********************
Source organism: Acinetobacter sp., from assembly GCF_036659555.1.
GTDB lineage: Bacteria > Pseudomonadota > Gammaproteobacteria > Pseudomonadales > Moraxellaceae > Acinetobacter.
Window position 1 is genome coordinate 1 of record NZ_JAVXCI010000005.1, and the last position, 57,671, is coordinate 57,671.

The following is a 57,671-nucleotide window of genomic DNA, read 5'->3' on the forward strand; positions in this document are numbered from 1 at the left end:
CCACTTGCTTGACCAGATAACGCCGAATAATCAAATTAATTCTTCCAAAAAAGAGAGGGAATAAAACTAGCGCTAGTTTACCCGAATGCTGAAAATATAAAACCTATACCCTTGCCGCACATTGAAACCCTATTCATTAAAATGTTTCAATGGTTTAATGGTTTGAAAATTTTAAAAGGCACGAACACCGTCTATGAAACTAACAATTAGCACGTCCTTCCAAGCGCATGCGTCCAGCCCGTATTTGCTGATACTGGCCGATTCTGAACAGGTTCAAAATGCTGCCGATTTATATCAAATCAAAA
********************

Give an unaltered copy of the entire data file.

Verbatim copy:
Source organism: Acinetobacter sp., from assembly GCF_036659555.1.
GTDB lineage: Bacteria > Pseudomonadota > Gammaproteobacteria > Pseudomonadales > Moraxellaceae > Acinetobacter.
Window position 1 is genome coordinate 1 of record NZ_JAVXCI010000005.1, and the last position, 57,671, is coordinate 57,671.

The following is a 57,671-nucleotide window of genomic DNA, read 5'->3' on the forward strand; positions in this document are numbered from 1 at the left end:
CCACTTGCTTGACCAGATAACGCCGAATAATCAAATTAATTCTTCCAAAAAAGAGAGGGAATAAAACTAGCGCTAGTTTACCCGAATGCTGAAAATATAAAACCTATACCCTTGCCGCACATTGAAACCCTATTCATTAAAATGTTTCAATGGTTTAATGGTTTGAAAATTTTAAAAGGCACGAACACCGTCTATGAAACTAACAATTAGCACGTCCTTCCAAGCGCATGCGTCCAGCCCGTATTTGCTGATACTGGCCGATTCTGAACAGGTTCAAAATGCTGCCGATTTATATCAAATCAAAA